BP has released its 68th annual Statistical Review of World Energy, highlighting the growing divergence between demands for action on climate change and the actual pace of progress on reducing carbon emissions.
Spencer Dale, BP chief economist, said energy demand and carbon emissions are growing at their fastest rate for years. The strength in energy consumption was pretty much reflected across all the fuels, most of which grew more strongly than their historical averages. “The world is on an unsustainable path.”
Dale said that much of the surprising strength in energy consumption in 2018 may be related to weather effects. “In particular, there was an unusually large number of hot and cold days across many of the world’s major demand centers last year, particularly in the U.S., China and Russia, with the increased demand for cooling and heating services helping to explain the strong growth in energy consumption in each of these countries.
“In the U.S., unusually, there was an increase in both heating and cooling days (as defined by the National Oceanic and Atmospheric Administration); in past years, high numbers of heating days have tended to coincide with low numbers of cooling days or vice versa. As a result, the increase in the combined number of U.S. heating and cooling days last year was its highest since the 1950s, boosting U.S. energy demand.”
If the weather experienced was just random variation, Dale says the weather effects might return to more normal levels in the future, allowing the growth in energy demand and carbon emissions to fall back. On the other hand, if there is a link between the growing levels of carbon in the atmosphere and the types of weather patterns observed in 2018 this would raise the possibility of a worrying vicious cycle: increasing levels of carbon leading to more extreme weather patterns, which in turn trigger stronger growth in energy (and carbon emissions) as households and businesses seek to offset their effects.
“There are many people better qualified than I to make judgments on this. But even if these weather effects are short lived, such that the growth in energy demand and carbon emissions slow over the next few years, the recent trends still feel very distant from the types of transition paths consistent with meeting the Paris climate goals.
“So, in that sense, there are grounds for us to be worried.”
Key findings from the BP Stats Review 2019 include:
• Global energy demand grew by 2.9 pwercent and carbon emissions grew by 2.0 percent in 2018, faster than at any time since 2010-11. • China, the U.S. and India together accounted for more than two thirds of the global increase in energy demand, with US consumption expanding at its fastest rate for 30 years.
• Oil consumption grew by an above-average 1.4 million barrels per day (b/d), or 1.5 percent. China(680,000 b/d) and the U.S. (500,000 b/d) were the largest contributors to growth.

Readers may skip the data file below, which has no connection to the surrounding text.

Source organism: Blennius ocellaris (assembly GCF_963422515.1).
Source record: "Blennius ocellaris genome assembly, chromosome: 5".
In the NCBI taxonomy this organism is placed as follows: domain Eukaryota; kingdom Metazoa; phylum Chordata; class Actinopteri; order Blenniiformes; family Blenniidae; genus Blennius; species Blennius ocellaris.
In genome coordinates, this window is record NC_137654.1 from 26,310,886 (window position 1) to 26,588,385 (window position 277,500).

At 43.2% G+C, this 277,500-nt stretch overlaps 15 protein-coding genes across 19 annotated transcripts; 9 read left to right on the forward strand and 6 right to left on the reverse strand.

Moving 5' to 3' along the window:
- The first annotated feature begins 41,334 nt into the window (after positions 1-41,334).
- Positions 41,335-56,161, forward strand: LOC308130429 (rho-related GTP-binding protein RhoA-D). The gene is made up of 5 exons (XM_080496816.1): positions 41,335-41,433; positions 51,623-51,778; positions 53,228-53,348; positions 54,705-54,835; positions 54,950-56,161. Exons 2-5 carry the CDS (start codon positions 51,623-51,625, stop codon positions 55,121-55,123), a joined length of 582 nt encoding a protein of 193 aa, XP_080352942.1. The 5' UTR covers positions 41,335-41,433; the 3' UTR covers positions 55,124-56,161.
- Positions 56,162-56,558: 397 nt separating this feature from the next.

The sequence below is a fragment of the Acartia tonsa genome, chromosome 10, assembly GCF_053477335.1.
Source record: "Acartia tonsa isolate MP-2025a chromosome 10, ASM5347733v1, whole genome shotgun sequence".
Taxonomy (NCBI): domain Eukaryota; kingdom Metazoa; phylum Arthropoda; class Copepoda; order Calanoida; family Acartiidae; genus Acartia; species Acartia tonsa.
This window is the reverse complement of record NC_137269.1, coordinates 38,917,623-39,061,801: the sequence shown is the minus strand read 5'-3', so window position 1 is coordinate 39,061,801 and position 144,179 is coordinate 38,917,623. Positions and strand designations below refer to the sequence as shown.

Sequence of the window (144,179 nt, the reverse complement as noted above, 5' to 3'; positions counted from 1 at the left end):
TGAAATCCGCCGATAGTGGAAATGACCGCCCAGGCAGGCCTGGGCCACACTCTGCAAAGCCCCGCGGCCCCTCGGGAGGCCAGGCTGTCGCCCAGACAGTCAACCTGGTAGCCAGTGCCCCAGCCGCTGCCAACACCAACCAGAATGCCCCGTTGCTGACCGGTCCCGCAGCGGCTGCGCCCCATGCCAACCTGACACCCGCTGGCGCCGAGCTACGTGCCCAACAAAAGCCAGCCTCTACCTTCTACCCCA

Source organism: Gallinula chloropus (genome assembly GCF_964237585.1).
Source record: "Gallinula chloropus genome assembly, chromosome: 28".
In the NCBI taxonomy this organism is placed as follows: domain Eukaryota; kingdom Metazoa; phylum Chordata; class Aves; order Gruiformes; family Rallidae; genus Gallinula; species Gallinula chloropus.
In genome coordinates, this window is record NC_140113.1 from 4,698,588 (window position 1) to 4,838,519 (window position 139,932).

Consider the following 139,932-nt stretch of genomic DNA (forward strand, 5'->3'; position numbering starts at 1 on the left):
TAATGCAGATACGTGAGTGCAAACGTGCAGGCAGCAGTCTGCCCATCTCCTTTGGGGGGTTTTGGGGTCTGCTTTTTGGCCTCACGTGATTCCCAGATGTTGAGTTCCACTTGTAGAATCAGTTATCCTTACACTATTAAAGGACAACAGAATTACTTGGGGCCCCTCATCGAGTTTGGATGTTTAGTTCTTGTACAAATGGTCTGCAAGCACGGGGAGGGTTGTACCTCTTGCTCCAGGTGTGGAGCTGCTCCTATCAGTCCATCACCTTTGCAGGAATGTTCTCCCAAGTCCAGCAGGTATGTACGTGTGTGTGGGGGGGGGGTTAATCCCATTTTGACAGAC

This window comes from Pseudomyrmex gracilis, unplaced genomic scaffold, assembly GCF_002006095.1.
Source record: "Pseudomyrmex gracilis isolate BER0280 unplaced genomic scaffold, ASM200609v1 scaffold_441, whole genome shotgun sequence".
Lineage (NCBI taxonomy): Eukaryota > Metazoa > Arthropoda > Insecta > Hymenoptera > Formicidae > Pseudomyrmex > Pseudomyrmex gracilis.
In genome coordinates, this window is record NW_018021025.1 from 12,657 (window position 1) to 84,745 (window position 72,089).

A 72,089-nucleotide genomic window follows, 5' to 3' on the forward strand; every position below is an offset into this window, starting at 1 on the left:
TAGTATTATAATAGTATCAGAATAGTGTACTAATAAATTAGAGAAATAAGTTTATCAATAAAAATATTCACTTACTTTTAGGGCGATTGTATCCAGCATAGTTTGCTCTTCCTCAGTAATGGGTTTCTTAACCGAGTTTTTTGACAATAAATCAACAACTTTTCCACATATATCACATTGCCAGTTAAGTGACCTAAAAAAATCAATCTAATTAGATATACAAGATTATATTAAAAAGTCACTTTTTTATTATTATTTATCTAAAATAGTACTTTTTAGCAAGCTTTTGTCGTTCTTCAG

• Global oil production rose by 2.2 million b/d, or 2.4 percent. Almost all of the net increase was accounted for by the U.S., with their growth in production (2.2 million b/d) a record for any country in any year. Elsewhere, production growth in Canada (410,000 b/d) and Saudi Arabia (390,000 b/d) was outweighed by declines in Venezuela (-580,000 b/d) and Iran (-310,000 b/d).
• Natural gas consumption and production was up over five percent, one of the strongest rates of growth for both demand and output for over 30 years. • Growth in gas consumption was driven mainly by the U.S. (78 bcm), supported by China (43 bcm), Russia (23 bcm) and Iran (16 Bcm). • Global natural gas production increased by 190 bcm, or 5.2 percent. Almost half of this came from the U.S. (86 bcm), which (as with oil production) recorded the largest annual growth seen by any country in history. Russia (34 bcm), Iran (19 bcm) and Australia (17 bcm) were the next largest contributions to growth.
• Renewables grew by 14.5 percent, nearing their record-breaking increase in 2017, but this still accounted for only around a third of the increase in total power generation. • By country, China was again the largest contributor to renewables growth (32 mtoe), surpassing growth in the OECD (26 mtoe) for the first time.
• Coal consumption (+1.4 percent) and production (+4.3 percent) increased for the second year in a row in 2018, following three years of decline (2014-16).
Bob Dudley, BP group chief executive, concluded: "The longer carbon emissions continue to rise, the harder and more costly will be the necessary eventual adjustment to net-zero carbon emissions. As I have said before, this is not a race to renewables, but a race to reduce carbon emissions across many fronts."